Probing the elastic response of lipid bilayers and nanovesicles to leaflet tensions via volume per lipid

MF Zamaletdinov and MS Miettinen and R Lipowsky, SOFT MATTER, 19, 6929-6944 (2023).

DOI: 10.1039/d3sm00351e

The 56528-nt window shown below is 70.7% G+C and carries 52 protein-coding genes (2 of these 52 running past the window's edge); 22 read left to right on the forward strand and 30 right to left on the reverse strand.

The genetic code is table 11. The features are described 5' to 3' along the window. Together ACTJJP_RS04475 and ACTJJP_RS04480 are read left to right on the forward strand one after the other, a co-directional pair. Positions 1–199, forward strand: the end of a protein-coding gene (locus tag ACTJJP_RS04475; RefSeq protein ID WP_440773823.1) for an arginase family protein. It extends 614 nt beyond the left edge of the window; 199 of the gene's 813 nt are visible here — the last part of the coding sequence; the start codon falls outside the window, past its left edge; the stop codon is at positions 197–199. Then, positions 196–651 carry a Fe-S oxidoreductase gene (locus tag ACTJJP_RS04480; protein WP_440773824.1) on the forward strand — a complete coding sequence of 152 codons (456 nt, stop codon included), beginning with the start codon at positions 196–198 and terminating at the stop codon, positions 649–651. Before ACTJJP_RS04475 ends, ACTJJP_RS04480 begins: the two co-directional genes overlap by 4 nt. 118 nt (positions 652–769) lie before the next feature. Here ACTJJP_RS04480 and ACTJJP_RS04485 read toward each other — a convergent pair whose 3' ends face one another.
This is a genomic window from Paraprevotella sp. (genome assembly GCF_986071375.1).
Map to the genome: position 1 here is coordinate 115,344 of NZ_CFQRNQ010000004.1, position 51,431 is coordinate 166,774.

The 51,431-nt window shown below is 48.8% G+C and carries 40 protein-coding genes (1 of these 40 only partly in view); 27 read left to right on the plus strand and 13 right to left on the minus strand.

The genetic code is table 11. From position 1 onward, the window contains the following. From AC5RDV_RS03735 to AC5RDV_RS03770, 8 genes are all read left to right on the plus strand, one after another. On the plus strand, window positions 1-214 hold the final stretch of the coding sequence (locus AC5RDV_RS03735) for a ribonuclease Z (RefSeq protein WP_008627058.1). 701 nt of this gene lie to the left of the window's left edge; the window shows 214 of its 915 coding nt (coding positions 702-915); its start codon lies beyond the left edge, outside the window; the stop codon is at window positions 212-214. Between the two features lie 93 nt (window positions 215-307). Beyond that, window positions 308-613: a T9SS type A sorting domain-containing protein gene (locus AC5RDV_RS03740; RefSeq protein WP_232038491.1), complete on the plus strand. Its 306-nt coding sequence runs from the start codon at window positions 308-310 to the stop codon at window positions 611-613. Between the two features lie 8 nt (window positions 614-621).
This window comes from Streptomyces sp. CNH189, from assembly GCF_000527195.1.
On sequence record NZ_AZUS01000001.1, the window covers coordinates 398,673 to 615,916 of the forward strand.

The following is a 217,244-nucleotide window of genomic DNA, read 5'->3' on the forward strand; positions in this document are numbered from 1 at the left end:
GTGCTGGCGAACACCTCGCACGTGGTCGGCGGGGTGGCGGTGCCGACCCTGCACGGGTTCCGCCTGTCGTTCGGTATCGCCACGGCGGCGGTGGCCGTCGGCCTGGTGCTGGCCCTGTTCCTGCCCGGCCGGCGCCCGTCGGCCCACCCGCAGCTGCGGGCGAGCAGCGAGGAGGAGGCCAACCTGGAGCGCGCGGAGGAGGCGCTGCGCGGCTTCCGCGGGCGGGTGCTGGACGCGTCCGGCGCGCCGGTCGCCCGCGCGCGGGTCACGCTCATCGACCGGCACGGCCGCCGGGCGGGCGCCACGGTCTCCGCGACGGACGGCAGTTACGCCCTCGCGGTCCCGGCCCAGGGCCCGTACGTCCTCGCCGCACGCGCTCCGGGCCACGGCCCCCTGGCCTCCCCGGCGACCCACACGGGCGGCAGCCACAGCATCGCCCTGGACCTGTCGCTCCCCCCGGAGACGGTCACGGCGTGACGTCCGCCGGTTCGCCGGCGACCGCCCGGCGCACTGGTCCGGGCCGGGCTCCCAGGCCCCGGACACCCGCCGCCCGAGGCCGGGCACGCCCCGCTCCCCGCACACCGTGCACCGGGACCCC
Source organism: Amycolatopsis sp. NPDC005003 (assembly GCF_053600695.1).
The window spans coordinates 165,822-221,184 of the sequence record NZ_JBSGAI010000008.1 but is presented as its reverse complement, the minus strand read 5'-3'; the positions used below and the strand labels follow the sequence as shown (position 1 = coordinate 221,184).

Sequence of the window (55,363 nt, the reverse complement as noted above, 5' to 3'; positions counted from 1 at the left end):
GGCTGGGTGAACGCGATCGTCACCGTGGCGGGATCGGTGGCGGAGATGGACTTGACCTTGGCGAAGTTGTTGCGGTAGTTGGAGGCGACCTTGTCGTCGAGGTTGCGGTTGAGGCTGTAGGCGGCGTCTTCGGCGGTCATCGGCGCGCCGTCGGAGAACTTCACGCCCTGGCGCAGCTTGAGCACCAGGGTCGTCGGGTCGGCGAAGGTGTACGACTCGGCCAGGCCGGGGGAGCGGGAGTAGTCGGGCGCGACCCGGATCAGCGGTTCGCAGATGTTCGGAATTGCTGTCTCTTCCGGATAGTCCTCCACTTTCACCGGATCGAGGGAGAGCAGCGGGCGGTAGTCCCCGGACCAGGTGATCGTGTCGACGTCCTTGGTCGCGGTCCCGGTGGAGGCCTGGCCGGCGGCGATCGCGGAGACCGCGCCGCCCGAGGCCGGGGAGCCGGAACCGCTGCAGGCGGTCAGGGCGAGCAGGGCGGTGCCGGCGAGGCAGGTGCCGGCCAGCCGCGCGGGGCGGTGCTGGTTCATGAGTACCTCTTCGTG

Biological and biomimetic membranes are based on lipid bilayers, consisting of two monolayers or leaflets. One important but challenging physical parameter of these membranes is their tension. For a long time, this tension was explicitly or implicitly taken to be the bilayer tension, acting on the whole bilayer membrane. More recently, it has been realized that it is useful to decompose the bilayer tension into two leaflet tensions and that these tensions are accessible to molecular dynamics simulations. To divide the bilayer up into two leaflets, it is necessary to introduce a midsurface that defines the spatial extent of the two leaflets. In previous studies, this midsurface was obtained from the density profiles across the bilayer and was then used to compute the molecular area per lipid. Here, we develop an alternative approach based on three-dimensional Voronoi tessellation and molecular volume per lipid. Using this volume-based approach, we determine the reference states with tensionless leaflets as well as the optimal volumes and areas per lipid. The optimal lipid volumes have practically the same value in both leaflets, irrespective of the size and curvature of the nanovesicles, whereas the optimal lipid areas are different for the two leaflets and depend on the vesicle size. In addition, we introduce lateral volume compressibilities to describe the elastic response of the lipid volume to the leaflet tensions. We show that the outer leaflet of a nanovesicle is more densely packed and less compressible than the inner leaflet and that this difference becomes more pronounced for smaller vesicles.

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